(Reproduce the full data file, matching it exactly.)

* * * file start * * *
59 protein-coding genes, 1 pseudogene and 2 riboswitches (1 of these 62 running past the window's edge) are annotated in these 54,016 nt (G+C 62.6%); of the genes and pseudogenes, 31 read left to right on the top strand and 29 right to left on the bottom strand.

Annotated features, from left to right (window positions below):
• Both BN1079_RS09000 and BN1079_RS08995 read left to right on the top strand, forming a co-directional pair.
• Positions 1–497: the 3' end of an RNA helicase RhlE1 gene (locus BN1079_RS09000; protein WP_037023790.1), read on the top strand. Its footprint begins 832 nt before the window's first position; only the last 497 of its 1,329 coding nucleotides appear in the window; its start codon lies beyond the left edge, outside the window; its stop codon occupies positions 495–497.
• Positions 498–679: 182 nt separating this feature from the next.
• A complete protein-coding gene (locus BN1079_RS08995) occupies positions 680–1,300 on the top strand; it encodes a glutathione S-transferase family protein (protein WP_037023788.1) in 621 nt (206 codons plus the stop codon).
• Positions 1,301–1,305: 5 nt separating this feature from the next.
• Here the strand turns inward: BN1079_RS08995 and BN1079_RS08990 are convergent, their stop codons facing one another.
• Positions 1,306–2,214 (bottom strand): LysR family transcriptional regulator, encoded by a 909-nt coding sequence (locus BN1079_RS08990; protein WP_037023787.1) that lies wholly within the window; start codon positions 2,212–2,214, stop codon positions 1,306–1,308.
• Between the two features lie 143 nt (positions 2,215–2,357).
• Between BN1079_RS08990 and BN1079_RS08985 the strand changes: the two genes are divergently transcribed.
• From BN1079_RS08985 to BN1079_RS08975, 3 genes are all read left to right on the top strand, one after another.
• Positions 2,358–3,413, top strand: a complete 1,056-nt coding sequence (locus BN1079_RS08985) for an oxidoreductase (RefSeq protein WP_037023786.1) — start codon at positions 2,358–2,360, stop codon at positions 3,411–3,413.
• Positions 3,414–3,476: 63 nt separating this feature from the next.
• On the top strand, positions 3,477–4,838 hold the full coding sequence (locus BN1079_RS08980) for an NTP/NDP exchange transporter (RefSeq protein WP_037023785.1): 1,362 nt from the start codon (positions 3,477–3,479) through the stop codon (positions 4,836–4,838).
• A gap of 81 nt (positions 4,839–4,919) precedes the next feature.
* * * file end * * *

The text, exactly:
59 protein-coding genes, 1 pseudogene and 2 riboswitches (1 of these 62 running past the window's edge) are annotated in these 54,016 nt (G+C 62.6%); of the genes and pseudogenes, 31 read left to right on the top strand and 29 right to left on the bottom strand.

Annotated features, from left to right (window positions below):
• Both BN1079_RS09000 and BN1079_RS08995 read left to right on the top strand, forming a co-directional pair.
• Positions 1–497: the 3' end of an RNA helicase RhlE1 gene (locus BN1079_RS09000; protein WP_037023790.1), read on the top strand. Its footprint begins 832 nt before the window's first position; only the last 497 of its 1,329 coding nucleotides appear in the window; its start codon lies beyond the left edge, outside the window; its stop codon occupies positions 495–497.
• Positions 498–679: 182 nt separating this feature from the next.
• A complete protein-coding gene (locus BN1079_RS08995) occupies positions 680–1,300 on the top strand; it encodes a glutathione S-transferase family protein (protein WP_037023788.1) in 621 nt (206 codons plus the stop codon).
• Positions 1,301–1,305: 5 nt separating this feature from the next.
• Here the strand turns inward: BN1079_RS08995 and BN1079_RS08990 are convergent, their stop codons facing one another.
• Positions 1,306–2,214 (bottom strand): LysR family transcriptional regulator, encoded by a 909-nt coding sequence (locus BN1079_RS08990; protein WP_037023787.1) that lies wholly within the window; start codon positions 2,212–2,214, stop codon positions 1,306–1,308.
• Between the two features lie 143 nt (positions 2,215–2,357).
• Between BN1079_RS08990 and BN1079_RS08985 the strand changes: the two genes are divergently transcribed.
• From BN1079_RS08985 to BN1079_RS08975, 3 genes are all read left to right on the top strand, one after another.
• Positions 2,358–3,413, top strand: a complete 1,056-nt coding sequence (locus BN1079_RS08985) for an oxidoreductase (RefSeq protein WP_037023786.1) — start codon at positions 2,358–2,360, stop codon at positions 3,411–3,413.
• Positions 3,414–3,476: 63 nt separating this feature from the next.
• On the top strand, positions 3,477–4,838 hold the full coding sequence (locus BN1079_RS08980) for an NTP/NDP exchange transporter (RefSeq protein WP_037023785.1): 1,362 nt from the start codon (positions 3,477–3,479) through the stop codon (positions 4,836–4,838).
• A gap of 81 nt (positions 4,839–4,919) precedes the next feature.